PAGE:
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Dii Sh nii / Ba’ja’ich Yahk yuhhkum

Dii Sh nii / Ba’ja’ich Yahk yuhhkum is an exhibition of photographic mixed-media objects and sound that address the redaction of Native American people and communities from American institutions and the consciousness of American citizens. 

The exhibition provides a glimpse into the complexity and challenge of sustaining Native American and community self-determination within a Westernized nation driven by perpetual economic growth and the desire to transform Indigenous land into economic and military infrastructure.

Throughout the gallery 10 artworks, each roughly 20”x30”, are arranged on the ground leaning against the gallery walls, connecting horizontal and vertical planes, humble floor and venerated wall. Each work is comprised of photographs of Yavapai-Apache Nation community members, mounted on particle board (often used for flooring substructure) and obscured with asphalt tar. The artist has  submerged the mounted photographs into a vat of tar and making vigorous and abstract marks on the photograph surface with the material.  Additionally, the objects in the gallery are all connected by a soundscape of re-mixed social dance song and community stories mediated by dictation software. Just as the material of paved roads obscures community bodies, the mediated sound obscures their voices.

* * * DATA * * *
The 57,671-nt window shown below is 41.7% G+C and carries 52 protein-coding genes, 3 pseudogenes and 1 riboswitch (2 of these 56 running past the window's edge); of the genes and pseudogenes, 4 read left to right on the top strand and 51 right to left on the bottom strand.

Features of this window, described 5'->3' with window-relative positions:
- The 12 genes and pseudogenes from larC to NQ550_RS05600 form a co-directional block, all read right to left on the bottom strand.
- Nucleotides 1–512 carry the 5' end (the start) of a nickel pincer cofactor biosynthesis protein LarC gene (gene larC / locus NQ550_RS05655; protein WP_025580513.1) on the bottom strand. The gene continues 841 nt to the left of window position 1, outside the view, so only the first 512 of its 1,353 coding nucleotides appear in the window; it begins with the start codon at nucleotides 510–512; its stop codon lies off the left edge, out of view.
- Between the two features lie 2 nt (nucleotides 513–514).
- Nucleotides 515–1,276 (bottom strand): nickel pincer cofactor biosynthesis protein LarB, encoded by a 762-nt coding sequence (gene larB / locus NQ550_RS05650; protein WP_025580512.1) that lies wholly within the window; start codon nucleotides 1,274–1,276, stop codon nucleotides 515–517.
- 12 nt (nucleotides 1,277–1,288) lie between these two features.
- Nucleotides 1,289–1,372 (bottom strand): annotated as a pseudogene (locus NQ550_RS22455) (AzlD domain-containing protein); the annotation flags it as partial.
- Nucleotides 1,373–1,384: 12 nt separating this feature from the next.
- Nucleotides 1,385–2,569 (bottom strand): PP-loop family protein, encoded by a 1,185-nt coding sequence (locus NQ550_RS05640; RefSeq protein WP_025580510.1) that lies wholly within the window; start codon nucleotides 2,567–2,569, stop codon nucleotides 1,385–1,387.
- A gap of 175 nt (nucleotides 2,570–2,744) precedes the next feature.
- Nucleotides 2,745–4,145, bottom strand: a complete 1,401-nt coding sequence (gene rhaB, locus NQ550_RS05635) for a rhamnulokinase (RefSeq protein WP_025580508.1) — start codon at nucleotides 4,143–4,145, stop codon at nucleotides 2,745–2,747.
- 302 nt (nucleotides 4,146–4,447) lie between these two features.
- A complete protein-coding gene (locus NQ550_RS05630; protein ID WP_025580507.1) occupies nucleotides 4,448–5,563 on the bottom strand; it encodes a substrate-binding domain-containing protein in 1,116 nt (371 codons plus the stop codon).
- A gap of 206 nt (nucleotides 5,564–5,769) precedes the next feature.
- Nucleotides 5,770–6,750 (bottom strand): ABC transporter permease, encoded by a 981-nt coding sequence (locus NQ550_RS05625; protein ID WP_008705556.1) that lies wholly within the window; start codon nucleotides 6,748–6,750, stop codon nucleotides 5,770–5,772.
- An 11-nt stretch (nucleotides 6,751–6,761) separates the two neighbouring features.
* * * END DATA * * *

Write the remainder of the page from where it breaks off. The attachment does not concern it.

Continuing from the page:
The combination of object and sound in the gallery poses a serious question: With the redaction of Native American communities, who is speaking on behalf of Native American communities, and who is listening?


The result is an array of objects interconnected by community, culture and material; a collisions of sound and saturated colors of land and flesh obscured bluntly with flat, deep black, mark making. Collectively the work communicates the literal and metaphoric layers of American history, economic expansion and development that have intersected and often buried, obscured and silenced the voices, lives, experiences, cultures of Native communities and people.

Main song is a Patsy Cassadore who is a member of the San Carlos Apache Tribe located in San Carlos, Az. The title of the song is people know me wherever I go. Alana Leigh Lewis is the young lady who is signing in the above audio. This re-mix is done by Walter Kitundu. Kitundu creates kinetic sculptures and sonic installations, develops public works, builds (and performs on) extraordinary musical instrumentsI would like to thank him for helping me re-mix this song for my Thesis.  Thank you Walter for your time and support. I am very honored to have worked with you and look forward in working with you again with future projects

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